Editor’ note: This the first of a two-part series about the collapse of Cuenca financial cooperative Coopera, and its aftermath.
By David Morrill
In June, when the Cuenca-based cooperative Coopera was shut by federal officials, it was one of Ecuador’s largest financial institution failures since the country’s banking melt-down of 1999 and 2000. The closure affected more than 116,000 investors, including about 400 North American expats.
For those who followed events in the local and national media, the reason for the closure seemed clear.
The Coopera general manager, chief financial officer, and auditor were arrested on charges of money laundering, with embezzlement charges added three months later. Federal and local law enforcement said that the three had been involved, with other Coopera investors, in sending money through Venezuelan banks in a multi-million-dollar laundering scheme. In August and September, six more Coopera employees and Board of Director members were arrested for a variety of financial crimes.
Behind the headlines, however, details of events that preceded and followed the Coopera closure are much murkier. It appears, in fact, that the government agency handling the case, the Superintendencia de Economía Popular y Solidaria, SEPS for short, may have violated a number of banking and internal agency rules during the process, and possibly some constitutional rights as well. In any case, it provided precious little information to back up its actions, claiming, among other things, that documentation about the closure must be kept secret to protect whistleblowers who came forward to report suspected criminal activity.
Strong evidence also suggests that financial problems existed at Coopera years prior to the closure, leading investors to wonder why government regulators didn’t act sooner.
Other questions have been raised about the relationship between Coopera general manager Rodrigo Aucay and Ecuador President Rafael Correa. Aucay, a member of Correa’s PAIS political party, was defeated in his campaign last year for a seat in Ecuador’s National Assembly. Azuay province prefect Paúl Carrasco says that Coopera funds may have been illegally used for Aucay’s campaign and says that “clarification” is needed about the Aucay – Correa connection. Some Coopera members suggest that coop funds were funneled illegally to several PAIS assembly members and this is a factor in the government’s handling of the case.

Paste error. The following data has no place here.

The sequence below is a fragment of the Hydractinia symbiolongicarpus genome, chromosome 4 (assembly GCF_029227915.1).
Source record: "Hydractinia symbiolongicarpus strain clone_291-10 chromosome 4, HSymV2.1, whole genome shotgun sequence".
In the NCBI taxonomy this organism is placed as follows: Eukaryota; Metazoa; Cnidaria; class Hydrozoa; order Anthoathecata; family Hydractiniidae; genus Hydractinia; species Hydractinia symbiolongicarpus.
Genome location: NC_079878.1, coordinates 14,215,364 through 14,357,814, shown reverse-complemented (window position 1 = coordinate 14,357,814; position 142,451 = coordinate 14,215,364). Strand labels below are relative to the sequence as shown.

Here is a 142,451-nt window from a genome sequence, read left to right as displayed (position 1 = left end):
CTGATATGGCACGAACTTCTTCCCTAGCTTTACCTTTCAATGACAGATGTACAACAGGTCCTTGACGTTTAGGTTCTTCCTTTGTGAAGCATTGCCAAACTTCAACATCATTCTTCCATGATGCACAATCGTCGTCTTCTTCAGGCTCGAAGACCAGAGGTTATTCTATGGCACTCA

SEPS’s formula for paying back account holders is another point of contention. The formula, changed at the last minute according to Coopera investors, favored small accounts at the expense of larger ones instead of the more typical proportional formula under which all account holders receive some of their money. Although SEPS has repaid more than 99% of Coopera’s 116,000 account holders, including about 180 North Americans, attorneys representing unpaid members point out that the 1% of unpaid accounts represents 60% to 70% of all money deposited in the cooperative.
On the personal level, the Coopera shutdown has created hardships for many of the 670 unpaid depositors, including as many as 400 North American expats. Many retiree investors depended on revenue from their accounts to cover living expenses.
The plot thickened in September, when Correa finally became involved in the case. Coopera members had tried and failed on several occasions to meet with him earlier.
First, in comments on his Twitter account, then during a September 26 visit to Cuenca, Correa said unpaid Coopera members should not expect a full refund, noting that the government is constitutionally prohibited from using federal money to reimburse depositors of private banking institutions. He followed up with more comments during his weekly television broadcast on Saturday, September 28, saying some support, including student scholarships and low-interest loans, might be offered to Coopera investors who lose money.
Sharing Hardships and Hope
“This is a personal tragedy for a lot of people,” says Cuenca expat Patricia LaPlaca, a Coopera member who has played a prominent role in efforts to provide information to fellow expats. “People worked hard for the money they invested in Coopera and now all they can do is wait and wonder what happened.” She tells stories of Cuencanos and expats who have been forced to scale back their lifestyles, in some cases having to move in with family and friends.
Despite her efforts on behalf of expats, LaPlaca emphasizes the fact that all unpaid Coopera investors, Cuencanos and expats alike, suffer together. “Some things have been said that have tended to divide Cuencanos and expats. Emphasizing the hardships of the gringos is unfortunate. We are not a special group and we don’t deserve special treatment. We are all in this together and it is important that we stay united if we hope to get our money back.”
Cuenca attorney and Coopera member Carlos Heredia believes that some of the pain could have been avoided had the government operated openly. He is convinced that SEPS violated Ecuador’s constitution during the closure process and its aftermath. “I believe there are two clear violations of constitutional rights in the case,” he says. “One is a violation of the right of transparency, the public’s right to information, and the other is a violation of basic human rights.”